Buxton played just 87 games this season and garnered fewer than 300 plate appearances, but even as literally a half-time player he still compiled a 3.2 WAR (wins above replacement), fifth most on the team.  (That's the Baseball Reference version of WAR, by the way.)

He remains too talented to discard or give up on, and too injury-prone to rely on. The Twins are certainly a better team when he plays, but that's no longer possible in 2019.

The indifferent: The Twins, who broke the major league record for homers in a season on Aug. 31, were briefly passed Tuesday by the Yankees in homers. Mitch Garver's two-run shot -- which gave the Twins the lead in the game -- pulled the Twins back into a tie.

I'd rather the Twins finish with the record than not, but I am not confident they can do so. They have so much power languishing on the sidelines right now, even if Nelson Cruz got back into the lineup on Tuesday.

Monday, September 9, 2019

Notes from the weekend

In terms of the pennant race, the Twins got the bare minimum they needed. They knocked two digits off the magic number. Cleveland, denied the sweep, is still 5.5 games back.

In the big picture, it wasn't a good weekend at all. By the end of Sunday's game, the Twins were without Nelson Cruz, Miguel Sano, Max Kepler, Marwin Gonzalez, Jake Cave and Bryon Buxton with various physical issues. That's a lot of power sidelined; that's a lot of outfielders sidelined

It says a lot that the Twins felt compelled to pick up Ryan LaMarre for outfield depth. It says even more that LaMarre got to hit with two outs in the ninth with men on base. A hit would have been a great story. What he got was a strikeout.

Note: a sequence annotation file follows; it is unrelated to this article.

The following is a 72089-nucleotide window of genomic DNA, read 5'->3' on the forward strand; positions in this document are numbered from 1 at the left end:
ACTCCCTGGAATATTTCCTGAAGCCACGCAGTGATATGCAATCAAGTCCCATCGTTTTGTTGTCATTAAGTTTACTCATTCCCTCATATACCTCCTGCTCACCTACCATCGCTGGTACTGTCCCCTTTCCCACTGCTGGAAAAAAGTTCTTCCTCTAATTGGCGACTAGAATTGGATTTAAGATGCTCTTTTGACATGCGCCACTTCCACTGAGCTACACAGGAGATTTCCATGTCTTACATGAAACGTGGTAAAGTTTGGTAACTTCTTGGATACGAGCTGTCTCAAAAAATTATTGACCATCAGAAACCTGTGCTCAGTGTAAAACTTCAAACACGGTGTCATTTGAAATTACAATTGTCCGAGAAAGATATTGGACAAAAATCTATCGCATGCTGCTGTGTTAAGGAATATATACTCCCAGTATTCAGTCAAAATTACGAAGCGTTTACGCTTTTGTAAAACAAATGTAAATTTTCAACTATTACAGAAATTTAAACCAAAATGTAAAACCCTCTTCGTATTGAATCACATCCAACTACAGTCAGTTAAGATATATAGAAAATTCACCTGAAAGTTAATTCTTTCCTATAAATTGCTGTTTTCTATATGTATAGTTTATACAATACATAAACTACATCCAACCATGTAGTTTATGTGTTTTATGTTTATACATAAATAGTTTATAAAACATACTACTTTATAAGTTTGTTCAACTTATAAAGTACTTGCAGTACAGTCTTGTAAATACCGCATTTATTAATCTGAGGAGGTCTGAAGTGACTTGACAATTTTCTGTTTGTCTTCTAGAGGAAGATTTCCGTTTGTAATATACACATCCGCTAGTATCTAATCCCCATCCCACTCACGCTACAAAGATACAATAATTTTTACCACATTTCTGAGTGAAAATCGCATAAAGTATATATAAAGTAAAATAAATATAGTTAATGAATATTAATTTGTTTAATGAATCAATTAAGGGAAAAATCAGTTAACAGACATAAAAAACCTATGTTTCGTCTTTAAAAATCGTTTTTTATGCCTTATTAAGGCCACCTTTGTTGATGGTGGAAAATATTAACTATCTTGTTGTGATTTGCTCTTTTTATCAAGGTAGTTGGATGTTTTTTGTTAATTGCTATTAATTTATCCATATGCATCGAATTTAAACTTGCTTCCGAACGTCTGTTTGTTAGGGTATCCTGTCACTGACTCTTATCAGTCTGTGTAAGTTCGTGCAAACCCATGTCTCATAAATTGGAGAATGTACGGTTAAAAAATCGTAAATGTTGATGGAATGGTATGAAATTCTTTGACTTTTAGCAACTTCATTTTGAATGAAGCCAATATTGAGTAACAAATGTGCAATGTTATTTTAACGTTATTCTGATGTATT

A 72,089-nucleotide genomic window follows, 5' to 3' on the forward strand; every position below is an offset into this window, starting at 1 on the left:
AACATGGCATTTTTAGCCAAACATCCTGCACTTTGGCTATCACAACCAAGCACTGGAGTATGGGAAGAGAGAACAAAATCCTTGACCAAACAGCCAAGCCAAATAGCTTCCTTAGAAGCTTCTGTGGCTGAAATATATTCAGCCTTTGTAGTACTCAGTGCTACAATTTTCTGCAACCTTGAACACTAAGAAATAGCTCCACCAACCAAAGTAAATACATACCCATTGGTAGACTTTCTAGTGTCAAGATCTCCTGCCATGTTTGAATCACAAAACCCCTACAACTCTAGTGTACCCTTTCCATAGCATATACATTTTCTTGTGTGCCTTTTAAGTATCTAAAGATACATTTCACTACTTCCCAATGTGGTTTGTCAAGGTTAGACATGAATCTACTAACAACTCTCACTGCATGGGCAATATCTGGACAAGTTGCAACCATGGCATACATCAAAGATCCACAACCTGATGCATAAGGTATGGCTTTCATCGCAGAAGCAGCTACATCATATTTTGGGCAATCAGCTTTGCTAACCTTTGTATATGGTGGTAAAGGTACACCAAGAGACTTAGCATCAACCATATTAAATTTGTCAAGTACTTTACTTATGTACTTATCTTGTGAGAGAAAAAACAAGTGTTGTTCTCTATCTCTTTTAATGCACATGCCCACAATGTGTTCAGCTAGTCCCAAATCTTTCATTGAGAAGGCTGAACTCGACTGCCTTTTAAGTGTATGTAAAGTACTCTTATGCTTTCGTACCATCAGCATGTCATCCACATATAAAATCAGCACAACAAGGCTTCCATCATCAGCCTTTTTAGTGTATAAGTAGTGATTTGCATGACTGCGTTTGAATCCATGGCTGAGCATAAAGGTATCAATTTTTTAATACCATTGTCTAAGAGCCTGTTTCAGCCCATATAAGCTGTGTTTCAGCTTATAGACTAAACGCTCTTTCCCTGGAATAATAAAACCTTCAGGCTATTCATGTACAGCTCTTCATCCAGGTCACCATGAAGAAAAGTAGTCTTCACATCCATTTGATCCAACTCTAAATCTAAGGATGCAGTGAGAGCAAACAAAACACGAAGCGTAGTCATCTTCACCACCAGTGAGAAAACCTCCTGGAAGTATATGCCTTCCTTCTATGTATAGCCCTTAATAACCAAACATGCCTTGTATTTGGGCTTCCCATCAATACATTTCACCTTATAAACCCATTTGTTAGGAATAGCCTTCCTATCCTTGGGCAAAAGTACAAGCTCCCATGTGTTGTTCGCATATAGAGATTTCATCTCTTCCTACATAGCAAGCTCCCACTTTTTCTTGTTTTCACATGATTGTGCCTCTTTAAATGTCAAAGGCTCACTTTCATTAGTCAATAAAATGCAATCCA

Minnesota can certainly use today's off day.


The really big news came really late, after the Sunday Night Baseball game on ESPN, when the Red Sox fired Dave Dombrowski.

This appears to be a classic what-have-you-done-for-me-lately move. The 2018 Red Sox won 108 regular season games and were really never seriously challenged in the postseason. And the architect of that team -- the best Red Sox team ever -- didn't make it through the following season.

Peter Gammons on Twitter:



I won't pretend to know what's going on here, but the chronic changing of the guard in Fenway is probably becoming self-destructive. And it is an ironic contrast to Yankee Stadium, where Brian Cashman has become one of the longest-tenured tops-of-baseball-ops figures in the game.

Wednesday, September 4, 2019

The opener

I don't think the Twins had specified that Randy Dobnak would be the opener Tuesday night against the Red Sox rather than a traditional starter, but it shouldn't have been a surprise, either. The righty had pitched four innings over the previous five days.

And now he's allowed two runs -- both unearned -- over nine major league innings. Not bad for a guy who opened 2019 in High A ball.

The bullpen didn't exactly shine Tuesday in Fenway; Trevor May and Taylor Rogers each allowed homers, and a 6-0 lead dwindled to 6-5 by the final out. But they got the job done.

We'll probably see more of the opener this month, particularly while Kyle Gibson is out. The Twins have a ton of arms available in the bullpen right now. Last night Lewis Thorpe was the bulk inning guy -- he got 11 outs -- but the Twins also have Kohl Stewart and Devin Smeltzer active now. That gives Rocco Baldelli four stretched-out arms in his bullpen.

Cleveland lost to the White Sox on Tuesday, so Minnesota now leads the division by 6.5 games. I said here entering the road trip that I'd be happy with 7-3; the Twins are now 7-1 on the trip with two more to go in Boston. And the magic number to clinch the division is 18.

Tuesday, September 3, 2019

The ever-deepening bullpen